[erlang-questions] Dialyzer type specifications for macros with bitstrings makes erlc barf

Sachin Panemangalore spanemangalore@REDACTED
Fri Mar 18 19:22:43 CET 2016

Thanks a lot Craig
Amazing , detailed information . However I do feel there is an
inconsistency in the behavior of erlang compiler vs dialyzer.
1. Although a type-spec doesn't allow you to specify a  "set" of objects,
it lets us specify a set of integers e.g 0..12  etc.
2. You can specify definitions as bitstring() or string()  instead of a set
of values, but dialyzer complains that the return type
     is a super-type of the set of values being returned .

Erlang has a powerful pattern matcher, hence potentially we can afford to
return sets of arbitrary unique objects from functions ,
hence we do need the ability to specify a unique set of any data-type , e.g
strings, bitstrings, tuples .
just my opinion, thanks again for the help!.

On Thu, Mar 17, 2016 at 10:52 PM, zxq9 <zxq9@REDACTED> wrote:

> On 2016年3月17日 木曜日 21:53:06 Sachin Panemangalore wrote:
> > 1. The following compiles fine in Erlang.
> >
> > -define(MY_INT_MACRO1, 1).
> > -define(MY_INT_MACRO2, 2).
> > -type my_type() :: ?MY_INT_MACRO1 |  ?MY_INT_MACRO2 .
> >
> >
> > 2. The following doesn't
> >
> > -define(MY_BITSTRING_MACRO1, <<"01">>).
> > -define(MY_BITSTRING_MACRO2, <<"02">>).
> > -type my_type() :: ?MY_BITSTRING_MACRO1 |  ?MY_BITSTRING_ MACRO2 .
> >
> > Why ? and is there a way to make this work ?
> (Changed the names above to say what I think you meant.)
> Type declarations have a few limitations with regard to defining what is
> inside. You can declare the size of a binary, but not what it contains,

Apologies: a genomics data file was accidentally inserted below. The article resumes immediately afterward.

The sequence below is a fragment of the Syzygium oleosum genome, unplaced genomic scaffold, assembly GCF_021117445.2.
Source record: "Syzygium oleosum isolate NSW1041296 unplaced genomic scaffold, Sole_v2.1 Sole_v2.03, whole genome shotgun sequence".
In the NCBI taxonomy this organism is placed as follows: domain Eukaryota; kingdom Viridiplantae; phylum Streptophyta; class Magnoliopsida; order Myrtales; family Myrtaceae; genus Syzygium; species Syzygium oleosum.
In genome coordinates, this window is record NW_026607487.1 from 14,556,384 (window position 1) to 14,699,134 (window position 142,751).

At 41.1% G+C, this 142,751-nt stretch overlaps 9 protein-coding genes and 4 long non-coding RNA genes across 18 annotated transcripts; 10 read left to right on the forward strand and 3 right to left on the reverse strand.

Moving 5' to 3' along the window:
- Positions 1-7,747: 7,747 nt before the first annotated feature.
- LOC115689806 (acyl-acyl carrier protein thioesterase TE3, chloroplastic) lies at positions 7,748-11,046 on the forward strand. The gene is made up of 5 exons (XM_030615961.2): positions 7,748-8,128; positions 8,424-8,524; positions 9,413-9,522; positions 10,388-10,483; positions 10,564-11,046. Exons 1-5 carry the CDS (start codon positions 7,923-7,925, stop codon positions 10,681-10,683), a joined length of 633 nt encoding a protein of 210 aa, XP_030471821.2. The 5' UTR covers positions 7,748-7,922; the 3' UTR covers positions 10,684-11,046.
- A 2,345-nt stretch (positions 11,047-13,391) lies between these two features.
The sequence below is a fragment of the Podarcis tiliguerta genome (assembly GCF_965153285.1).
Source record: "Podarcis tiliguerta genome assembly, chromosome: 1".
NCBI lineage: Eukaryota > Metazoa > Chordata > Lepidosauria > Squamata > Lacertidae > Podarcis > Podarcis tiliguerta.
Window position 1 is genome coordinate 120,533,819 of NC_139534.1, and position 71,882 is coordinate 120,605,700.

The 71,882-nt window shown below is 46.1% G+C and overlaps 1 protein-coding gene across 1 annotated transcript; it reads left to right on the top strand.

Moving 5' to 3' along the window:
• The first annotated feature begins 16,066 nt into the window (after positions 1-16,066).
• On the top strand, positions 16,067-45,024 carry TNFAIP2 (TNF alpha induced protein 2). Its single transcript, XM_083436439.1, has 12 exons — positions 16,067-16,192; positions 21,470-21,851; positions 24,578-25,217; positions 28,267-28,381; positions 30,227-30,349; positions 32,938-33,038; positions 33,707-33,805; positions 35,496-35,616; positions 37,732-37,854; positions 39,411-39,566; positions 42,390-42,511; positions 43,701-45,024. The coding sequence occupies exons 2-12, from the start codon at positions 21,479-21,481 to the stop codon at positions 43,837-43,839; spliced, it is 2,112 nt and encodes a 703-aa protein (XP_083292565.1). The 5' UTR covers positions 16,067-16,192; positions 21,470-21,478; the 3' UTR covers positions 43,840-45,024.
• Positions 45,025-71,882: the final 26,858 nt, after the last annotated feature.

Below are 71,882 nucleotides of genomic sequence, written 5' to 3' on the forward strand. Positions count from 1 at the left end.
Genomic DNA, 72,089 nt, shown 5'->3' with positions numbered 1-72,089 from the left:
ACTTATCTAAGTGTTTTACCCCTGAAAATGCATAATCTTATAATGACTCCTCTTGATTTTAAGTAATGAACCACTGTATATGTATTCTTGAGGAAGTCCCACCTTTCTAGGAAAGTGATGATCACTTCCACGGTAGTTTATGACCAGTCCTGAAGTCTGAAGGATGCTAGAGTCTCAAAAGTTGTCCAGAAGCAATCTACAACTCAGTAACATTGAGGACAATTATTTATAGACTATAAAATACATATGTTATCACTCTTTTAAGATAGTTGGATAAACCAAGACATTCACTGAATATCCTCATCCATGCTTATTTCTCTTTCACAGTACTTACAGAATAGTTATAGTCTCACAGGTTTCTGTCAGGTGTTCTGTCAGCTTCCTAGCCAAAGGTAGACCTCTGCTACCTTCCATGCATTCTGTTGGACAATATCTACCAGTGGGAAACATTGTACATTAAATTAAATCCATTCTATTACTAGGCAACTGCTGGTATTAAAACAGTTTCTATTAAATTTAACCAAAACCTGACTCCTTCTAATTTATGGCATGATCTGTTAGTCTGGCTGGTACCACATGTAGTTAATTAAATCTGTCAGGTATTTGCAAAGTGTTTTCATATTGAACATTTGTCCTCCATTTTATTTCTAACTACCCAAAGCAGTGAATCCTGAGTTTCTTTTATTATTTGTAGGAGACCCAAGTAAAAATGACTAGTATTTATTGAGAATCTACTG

> hence these sort of type definitions:
> https://github.com/zxq9/zuuid/blob/master/src/zuuid.erl#L47-L56
> In the same way, you can declare a dictionary or map's k/v types:
> -type my_dict() :: dict:dict(atom(), integer()).
> -type my_map()  :: maps:map(atom(), string()).
> You'll never be able to provide a complete, fixed shape of a dict or
> map, though, because that would actually be a schema, and that's what
> using tuple or records as types already does. This only turns out to
> be the same limitation as we have defining lists of things:
> -type my_tuple_list() :: [{atom(), some_type()}].
> This is why the following is not legal:
> -type some_phrase() :: "I am a string literal.".
> Actually, I think you can't even declare a list of some specific length,
> which leaves binary type definitions slightly more rigorous than lists. But
> if you *knew* the length of a list why wouldn't you be using a tuple?
> It would be pretty convenient to be able to define types based on binary
> literals, since their use case differs from binaries. But on the other
> hand,
> if you want binary strings defined this way you usually actually want atoms
> that you can derive from some external binary data you receive -- and atoms
> are (usually) an excellent way to clean up your type defs in
> self-documenting ways.
> -Craig
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